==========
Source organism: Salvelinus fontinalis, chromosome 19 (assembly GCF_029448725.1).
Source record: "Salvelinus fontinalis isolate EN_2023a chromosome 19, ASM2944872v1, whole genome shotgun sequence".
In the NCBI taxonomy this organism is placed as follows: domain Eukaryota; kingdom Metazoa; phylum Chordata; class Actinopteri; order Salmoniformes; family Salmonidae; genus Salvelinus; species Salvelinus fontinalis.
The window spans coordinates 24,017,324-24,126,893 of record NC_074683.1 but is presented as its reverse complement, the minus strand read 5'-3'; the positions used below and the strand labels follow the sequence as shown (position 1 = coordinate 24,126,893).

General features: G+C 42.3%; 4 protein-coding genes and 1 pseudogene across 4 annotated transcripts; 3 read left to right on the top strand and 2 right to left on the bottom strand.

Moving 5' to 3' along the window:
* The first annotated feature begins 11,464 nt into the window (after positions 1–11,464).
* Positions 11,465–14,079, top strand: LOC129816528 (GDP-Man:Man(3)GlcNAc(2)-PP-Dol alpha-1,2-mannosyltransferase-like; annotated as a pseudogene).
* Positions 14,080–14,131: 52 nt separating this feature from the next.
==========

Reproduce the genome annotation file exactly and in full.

Source organism: Salvelinus fontinalis, chromosome 19 (assembly GCF_029448725.1).
Source record: "Salvelinus fontinalis isolate EN_2023a chromosome 19, ASM2944872v1, whole genome shotgun sequence".
In the NCBI taxonomy this organism is placed as follows: domain Eukaryota; kingdom Metazoa; phylum Chordata; class Actinopteri; order Salmoniformes; family Salmonidae; genus Salvelinus; species Salvelinus fontinalis.
The window spans coordinates 24,017,324-24,126,893 of record NC_074683.1 but is presented as its reverse complement, the minus strand read 5'-3'; the positions used below and the strand labels follow the sequence as shown (position 1 = coordinate 24,126,893).

General features: G+C 42.3%; 4 protein-coding genes and 1 pseudogene across 4 annotated transcripts; 3 read left to right on the top strand and 2 right to left on the bottom strand.

Moving 5' to 3' along the window:
* The first annotated feature begins 11,464 nt into the window (after positions 1–11,464).
* Positions 11,465–14,079, top strand: LOC129816528 (GDP-Man:Man(3)GlcNAc(2)-PP-Dol alpha-1,2-mannosyltransferase-like; annotated as a pseudogene).
* Positions 14,080–14,131: 52 nt separating this feature from the next.